You know something is momentous when all other events are either before or after. You know how it is.
That was not long after we were married. That happened weeks after C. was born. I found out about that the day after 9/11. Oh, that was sometime between Mom's and Dad's deaths. Oh, that was right before she went into the hospital. It's been 5 months and 18 days since R. died.
And nothing was ever the same after any of these, but it was.
They cause tremendous changes, but we get used to those alterations soon enough. What was tumultuous has now been accommodated into the routine. The absolute freaking miracle of having a brand new human being in your life soon pales beside weeks without sleep, spit up on everything you own, and dirty diapers. The awareness of how alone you are after your parents die becomes a nod of acknowledgment to your independence.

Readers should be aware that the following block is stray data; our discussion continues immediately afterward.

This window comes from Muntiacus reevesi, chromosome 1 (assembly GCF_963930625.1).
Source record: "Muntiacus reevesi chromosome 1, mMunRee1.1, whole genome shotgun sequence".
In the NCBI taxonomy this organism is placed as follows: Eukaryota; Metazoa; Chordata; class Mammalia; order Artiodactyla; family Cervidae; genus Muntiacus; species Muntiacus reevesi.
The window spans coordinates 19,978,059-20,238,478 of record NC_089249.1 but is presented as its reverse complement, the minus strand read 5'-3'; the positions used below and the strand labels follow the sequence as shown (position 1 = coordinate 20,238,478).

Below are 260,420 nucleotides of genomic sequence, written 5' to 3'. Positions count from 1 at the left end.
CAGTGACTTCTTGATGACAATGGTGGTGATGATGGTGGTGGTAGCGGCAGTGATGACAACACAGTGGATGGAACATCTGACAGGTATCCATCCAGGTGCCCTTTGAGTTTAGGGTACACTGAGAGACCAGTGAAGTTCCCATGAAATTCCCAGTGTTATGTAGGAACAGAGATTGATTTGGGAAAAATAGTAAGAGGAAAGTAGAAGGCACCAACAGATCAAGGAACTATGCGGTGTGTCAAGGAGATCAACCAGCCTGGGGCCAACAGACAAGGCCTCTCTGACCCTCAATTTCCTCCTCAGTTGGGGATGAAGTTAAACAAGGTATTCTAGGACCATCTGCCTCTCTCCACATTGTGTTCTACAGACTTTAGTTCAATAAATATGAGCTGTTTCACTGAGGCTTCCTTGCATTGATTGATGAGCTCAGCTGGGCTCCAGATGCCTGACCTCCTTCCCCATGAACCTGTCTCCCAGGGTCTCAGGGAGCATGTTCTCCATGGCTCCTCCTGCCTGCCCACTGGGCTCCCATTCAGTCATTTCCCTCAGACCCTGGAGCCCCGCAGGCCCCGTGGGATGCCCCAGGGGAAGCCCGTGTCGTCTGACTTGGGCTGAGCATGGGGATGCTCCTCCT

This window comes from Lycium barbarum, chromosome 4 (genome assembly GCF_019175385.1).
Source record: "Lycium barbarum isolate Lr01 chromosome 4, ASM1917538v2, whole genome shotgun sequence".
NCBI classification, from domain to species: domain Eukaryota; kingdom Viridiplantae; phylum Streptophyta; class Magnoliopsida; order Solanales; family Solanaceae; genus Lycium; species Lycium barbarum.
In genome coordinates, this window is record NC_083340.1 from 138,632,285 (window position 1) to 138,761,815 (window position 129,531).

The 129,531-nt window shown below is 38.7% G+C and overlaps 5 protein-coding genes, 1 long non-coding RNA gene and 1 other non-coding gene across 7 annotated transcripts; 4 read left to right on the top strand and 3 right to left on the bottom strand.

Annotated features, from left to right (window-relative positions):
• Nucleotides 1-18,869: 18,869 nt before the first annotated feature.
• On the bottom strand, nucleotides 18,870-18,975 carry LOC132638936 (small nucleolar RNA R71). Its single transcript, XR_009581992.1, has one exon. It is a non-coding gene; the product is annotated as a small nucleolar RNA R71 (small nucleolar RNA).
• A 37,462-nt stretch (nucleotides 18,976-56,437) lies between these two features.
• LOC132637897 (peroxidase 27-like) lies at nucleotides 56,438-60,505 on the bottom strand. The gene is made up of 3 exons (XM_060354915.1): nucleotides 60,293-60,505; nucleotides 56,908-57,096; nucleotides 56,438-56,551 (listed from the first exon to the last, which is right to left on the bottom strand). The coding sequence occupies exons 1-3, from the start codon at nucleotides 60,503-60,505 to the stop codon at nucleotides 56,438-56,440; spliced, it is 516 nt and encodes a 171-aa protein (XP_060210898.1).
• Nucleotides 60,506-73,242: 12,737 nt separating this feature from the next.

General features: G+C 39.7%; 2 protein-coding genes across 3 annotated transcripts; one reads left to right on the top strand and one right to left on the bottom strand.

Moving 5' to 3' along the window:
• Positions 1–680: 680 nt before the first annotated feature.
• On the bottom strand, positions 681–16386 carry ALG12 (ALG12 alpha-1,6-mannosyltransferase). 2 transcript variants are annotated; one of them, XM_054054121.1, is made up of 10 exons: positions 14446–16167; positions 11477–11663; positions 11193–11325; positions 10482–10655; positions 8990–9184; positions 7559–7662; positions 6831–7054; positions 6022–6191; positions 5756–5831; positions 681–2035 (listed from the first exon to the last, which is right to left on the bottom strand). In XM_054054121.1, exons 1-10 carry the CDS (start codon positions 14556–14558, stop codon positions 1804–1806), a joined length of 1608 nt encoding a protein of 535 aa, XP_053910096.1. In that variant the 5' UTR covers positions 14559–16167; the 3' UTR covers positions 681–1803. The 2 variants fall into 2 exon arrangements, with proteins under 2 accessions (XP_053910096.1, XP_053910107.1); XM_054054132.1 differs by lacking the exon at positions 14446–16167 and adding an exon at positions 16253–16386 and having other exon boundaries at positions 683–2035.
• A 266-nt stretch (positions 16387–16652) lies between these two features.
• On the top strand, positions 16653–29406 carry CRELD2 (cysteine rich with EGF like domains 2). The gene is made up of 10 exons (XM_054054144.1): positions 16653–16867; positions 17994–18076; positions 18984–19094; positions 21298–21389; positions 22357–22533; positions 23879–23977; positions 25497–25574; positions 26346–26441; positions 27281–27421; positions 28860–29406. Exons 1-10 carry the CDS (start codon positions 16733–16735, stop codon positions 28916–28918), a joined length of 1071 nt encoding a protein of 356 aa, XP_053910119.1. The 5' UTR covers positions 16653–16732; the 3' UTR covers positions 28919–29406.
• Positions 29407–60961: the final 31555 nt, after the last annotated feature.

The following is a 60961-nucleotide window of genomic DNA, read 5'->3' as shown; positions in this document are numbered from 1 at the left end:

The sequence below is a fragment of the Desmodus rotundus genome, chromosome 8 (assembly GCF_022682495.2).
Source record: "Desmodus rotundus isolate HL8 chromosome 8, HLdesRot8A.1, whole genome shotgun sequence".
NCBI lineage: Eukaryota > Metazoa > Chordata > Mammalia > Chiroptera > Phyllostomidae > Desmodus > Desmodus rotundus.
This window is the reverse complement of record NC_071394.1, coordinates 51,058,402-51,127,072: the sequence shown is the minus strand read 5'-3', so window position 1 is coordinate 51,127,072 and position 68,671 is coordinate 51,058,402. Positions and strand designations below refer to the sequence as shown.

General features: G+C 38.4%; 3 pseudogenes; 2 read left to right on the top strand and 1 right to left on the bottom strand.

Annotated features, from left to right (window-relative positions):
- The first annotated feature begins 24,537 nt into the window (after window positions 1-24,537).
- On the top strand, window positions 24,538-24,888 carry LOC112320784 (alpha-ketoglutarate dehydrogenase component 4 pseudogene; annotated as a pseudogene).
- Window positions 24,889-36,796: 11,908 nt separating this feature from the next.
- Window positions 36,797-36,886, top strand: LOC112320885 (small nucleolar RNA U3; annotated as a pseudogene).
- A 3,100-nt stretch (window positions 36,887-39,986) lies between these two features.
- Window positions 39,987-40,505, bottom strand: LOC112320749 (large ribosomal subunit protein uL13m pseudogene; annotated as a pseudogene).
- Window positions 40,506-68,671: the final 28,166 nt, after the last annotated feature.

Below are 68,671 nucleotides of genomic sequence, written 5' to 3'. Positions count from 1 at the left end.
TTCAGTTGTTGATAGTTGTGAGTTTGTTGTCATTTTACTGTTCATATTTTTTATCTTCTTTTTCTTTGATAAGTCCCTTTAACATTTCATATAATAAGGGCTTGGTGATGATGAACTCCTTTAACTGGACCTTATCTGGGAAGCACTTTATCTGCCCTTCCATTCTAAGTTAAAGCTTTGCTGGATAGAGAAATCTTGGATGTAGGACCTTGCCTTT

This is still happening. I no longer expect R. to be here when I wake up. His absence is part of my routine. Yet, there are times I think I hear him, and it feels only normal and right. Then I realize that normality is merely illusion. Those are the raw moments because nothing feels settled then.
Big events, joyous and tragic, stand to the side of normal time. They are our mile markers, our sign posts, our touchstones. It's not just events that they test and measure. They help us see who we were before and after, what changes were wrought and what we did with them. That thought scares me a little since I'm still picking up so many dropped pieces. I just have to keep reminding myself that it's still too soon to tell where this phase of life will take me.
grief, life, time